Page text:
50 results found
Qureshi N, Kim S, Cantwell C, et al., 2019, Voltage during atrial fibrillation is superior to voltage during sinus rhythm in localizing areas of delayed enhancement on magnetic resonance imaging: An assessment of the posterior left atrium in patients with persistent atrial fibrillation, Heart Rhythm, Vol: 16, Pages: 1357-1367, ISSN: 1547-5271
BackgroundBipolar electrogram voltage during sinus rhythm (VSR) has been used as a surrogate for atrial fibrosis in guiding catheter ablation of persistent AF, but the fixed rate and wavefront characteristics present during sinus rhythm may not accurately reflect underlying functional vulnerabilities responsible for AF maintenance.ObjectivesWe hypothesized that given adequate temporal sampling, the spatial distribution of mean AF voltage (VmAF) should better correlate with delayed-enhancement MRI (MRI-DE) detected atrial fibrosis than VSR.MethodsAF was mapped (8s) during index ablation for persistent AF (20 patients) using a 20-pole catheter (660±28 points/map). Following cardioversion, VSR was mapped (557±326 points/map). Electroanatomic and MRI-DE maps were co-registered in 14 patients.Results(i) The time course of VmAF was assessed from 1-40 AF-cycles (∼8s) at 1113 locations. VmAF stabilized with sampling >4s (mean voltage error=0.05mV). (ii) Paired point analysis of VmAF from segments acquired 30s apart (3,667-sites, 15-patients), showed strong correlation (r=0.95, p<0.001). (iii) Delayed-enhancement (DE) was assessed across the posterior left atrial (LA) wall, occupying 33±13%. VmAF distributions (median[IQR]) were 0.21[0.14-0.35]mV in DE vs. 0.52[0.34-0.77]mV in Non-DE regions. VSR distributions were 1.34[0.65-2.48]mV in DE vs. 2.37[1.27-3.97]mV in Non-DE. A VmAF threshold of 0.35mV yielded sensitivity/specificity 75%/79% in detecting MRI-DE, compared with 63%/67% for VSR (1.8mV threshold).ConclusionThe correlation between low-voltage and posterior LA MRI-DE is significantly improved when acquired during AF vs. sinus rhythm. With adequate sampling, mean AF voltage is a reproducible marker reflecting the functional response to the underlying persistent AF substrate.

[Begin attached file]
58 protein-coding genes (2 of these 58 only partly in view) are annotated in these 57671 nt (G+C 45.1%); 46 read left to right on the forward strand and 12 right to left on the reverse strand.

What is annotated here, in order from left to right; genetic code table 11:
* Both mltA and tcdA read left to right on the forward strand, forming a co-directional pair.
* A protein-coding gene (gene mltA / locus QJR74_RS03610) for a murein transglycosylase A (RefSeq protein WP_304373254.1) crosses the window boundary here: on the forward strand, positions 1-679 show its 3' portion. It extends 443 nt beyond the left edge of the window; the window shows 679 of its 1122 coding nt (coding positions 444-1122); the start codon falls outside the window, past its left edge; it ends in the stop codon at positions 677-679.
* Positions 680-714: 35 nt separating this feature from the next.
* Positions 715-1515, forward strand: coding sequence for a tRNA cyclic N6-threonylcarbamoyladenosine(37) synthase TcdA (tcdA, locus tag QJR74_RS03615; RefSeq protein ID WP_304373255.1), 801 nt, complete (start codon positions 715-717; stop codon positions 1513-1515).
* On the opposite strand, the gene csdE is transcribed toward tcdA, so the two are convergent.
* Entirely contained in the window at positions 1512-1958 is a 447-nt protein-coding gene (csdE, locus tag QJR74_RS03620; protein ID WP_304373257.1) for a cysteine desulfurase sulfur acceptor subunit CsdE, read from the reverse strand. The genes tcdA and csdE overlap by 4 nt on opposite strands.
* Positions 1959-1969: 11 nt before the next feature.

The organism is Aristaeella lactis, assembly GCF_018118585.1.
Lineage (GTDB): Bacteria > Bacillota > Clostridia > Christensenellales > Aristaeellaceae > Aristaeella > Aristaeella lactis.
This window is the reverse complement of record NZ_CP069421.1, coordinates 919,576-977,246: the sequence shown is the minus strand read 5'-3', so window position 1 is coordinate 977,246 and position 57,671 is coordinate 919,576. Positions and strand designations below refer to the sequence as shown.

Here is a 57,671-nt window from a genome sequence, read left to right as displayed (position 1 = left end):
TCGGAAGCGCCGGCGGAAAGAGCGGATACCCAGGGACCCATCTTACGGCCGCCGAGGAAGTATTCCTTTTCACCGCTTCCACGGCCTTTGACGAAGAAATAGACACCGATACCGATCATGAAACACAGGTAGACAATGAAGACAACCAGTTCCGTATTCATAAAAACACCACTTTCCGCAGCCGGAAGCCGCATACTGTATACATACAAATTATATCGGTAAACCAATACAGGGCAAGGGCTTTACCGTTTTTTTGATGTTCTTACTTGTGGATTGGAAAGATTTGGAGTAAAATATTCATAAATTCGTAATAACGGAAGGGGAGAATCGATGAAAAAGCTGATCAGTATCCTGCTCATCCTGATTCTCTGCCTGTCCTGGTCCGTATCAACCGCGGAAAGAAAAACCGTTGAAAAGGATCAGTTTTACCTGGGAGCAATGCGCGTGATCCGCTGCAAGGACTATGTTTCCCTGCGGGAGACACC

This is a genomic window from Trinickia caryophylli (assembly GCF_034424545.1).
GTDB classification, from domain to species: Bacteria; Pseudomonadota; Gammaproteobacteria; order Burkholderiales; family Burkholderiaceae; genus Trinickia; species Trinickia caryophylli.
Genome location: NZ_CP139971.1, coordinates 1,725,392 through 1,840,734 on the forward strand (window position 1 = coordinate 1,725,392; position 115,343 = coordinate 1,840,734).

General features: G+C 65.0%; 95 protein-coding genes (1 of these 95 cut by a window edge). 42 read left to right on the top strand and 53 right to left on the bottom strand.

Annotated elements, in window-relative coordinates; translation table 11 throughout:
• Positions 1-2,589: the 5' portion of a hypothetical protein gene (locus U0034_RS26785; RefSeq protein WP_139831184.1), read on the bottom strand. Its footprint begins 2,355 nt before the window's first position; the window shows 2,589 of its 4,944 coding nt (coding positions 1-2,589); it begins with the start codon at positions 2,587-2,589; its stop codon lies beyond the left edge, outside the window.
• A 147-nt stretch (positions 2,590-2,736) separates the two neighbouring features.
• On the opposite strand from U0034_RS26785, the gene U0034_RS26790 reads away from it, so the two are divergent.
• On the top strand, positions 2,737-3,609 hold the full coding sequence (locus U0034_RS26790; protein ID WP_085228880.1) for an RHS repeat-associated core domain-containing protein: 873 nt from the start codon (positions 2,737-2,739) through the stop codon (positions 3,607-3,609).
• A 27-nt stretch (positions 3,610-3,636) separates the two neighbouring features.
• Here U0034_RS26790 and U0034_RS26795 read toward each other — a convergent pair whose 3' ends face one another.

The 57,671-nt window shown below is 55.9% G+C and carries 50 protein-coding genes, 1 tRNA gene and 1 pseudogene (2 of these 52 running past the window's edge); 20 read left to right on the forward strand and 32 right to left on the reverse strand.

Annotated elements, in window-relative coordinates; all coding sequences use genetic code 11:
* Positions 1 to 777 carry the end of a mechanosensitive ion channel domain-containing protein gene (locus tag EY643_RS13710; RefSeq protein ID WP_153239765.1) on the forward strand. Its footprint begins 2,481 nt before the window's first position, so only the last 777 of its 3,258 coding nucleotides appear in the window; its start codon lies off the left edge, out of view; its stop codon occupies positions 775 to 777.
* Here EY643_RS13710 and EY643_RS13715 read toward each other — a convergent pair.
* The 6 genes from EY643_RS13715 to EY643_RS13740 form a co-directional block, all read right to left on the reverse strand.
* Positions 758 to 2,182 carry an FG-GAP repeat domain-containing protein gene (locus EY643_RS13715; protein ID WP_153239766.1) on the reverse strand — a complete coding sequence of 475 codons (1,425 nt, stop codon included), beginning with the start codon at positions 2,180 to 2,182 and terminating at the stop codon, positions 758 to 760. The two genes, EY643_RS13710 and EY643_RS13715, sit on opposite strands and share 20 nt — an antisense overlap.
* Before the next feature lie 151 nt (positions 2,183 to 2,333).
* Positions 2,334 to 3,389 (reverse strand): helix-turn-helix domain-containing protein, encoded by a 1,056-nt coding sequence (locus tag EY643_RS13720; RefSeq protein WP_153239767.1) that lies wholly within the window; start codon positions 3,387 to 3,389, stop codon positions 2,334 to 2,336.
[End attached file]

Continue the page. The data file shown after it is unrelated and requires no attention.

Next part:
Shun-Shin MJ, Leong KMW, Ng FS, et al., 2019, Ventricular conduction stability test: a method to identify and quantify changes in whole heart activation patterns during physiological stress, EP-Europace, Vol: 21, Pages: 1422-1431, ISSN: 1099-5129
AIMS: Abnormal rate adaptation of the action potential is proarrhythmic but is difficult to measure with current electro-anatomical mapping techniques. We developed a method to rapidly quantify spatial discordance in whole heart activation in response to rate cycle length changes. We test the hypothesis that patients with underlying channelopathies or history of aborted sudden cardiac death (SCD) have a reduced capacity to maintain uniform activation following exercise. METHODS AND RESULTS: Electrocardiographical imaging (ECGI) reconstructs >1200 electrograms (EGMs) over the ventricles from a single beat, providing epicardial whole heart activation maps. Thirty-one individuals [11 SCD survivors; 10 Brugada syndrome (BrS) without SCD; and 10 controls] with structurally normal hearts underwent ECGI vest recordings following exercise treadmill. For each patient, we calculated the relative change in EGM local activation times (LATs) between a baseline and post-exertion phase using custom written software. A ventricular conduction stability (V-CoS) score calculated to indicate the percentage of ventricle that showed no significant change in relative LAT (<10 ms). A lower score reflected greater conduction heterogeneity. Mean variability (standard deviation) of V-CoS score over 10 consecutive beats was small (0.9 ± 0.5%), with good inter-operator reproducibility of V-CoS scores. Sudden cardiac death survivors, compared to BrS and controls, had the lowest V-CoS scores post-exertion (P = 0.011) but were no different at baseline (P = 0.50). CONCLUSION: We present a method to rapidly quantify changes in global activation which provides a measure of conduction heterogeneity and proof of concept by demonstrating SCD survivors have a reduced capacity to maintain uniform activation following exercise.
Luther V, Agarwal S, Chow A, et al., 2019, Ripple-AT study: A multicenter and randomized study comparing 3d mapping techniques during atrial tachycardia ablations, Circulation: Arrhythmia and Electrophysiology, Vol: 12, Pages: 1-13, ISSN: 1941-3084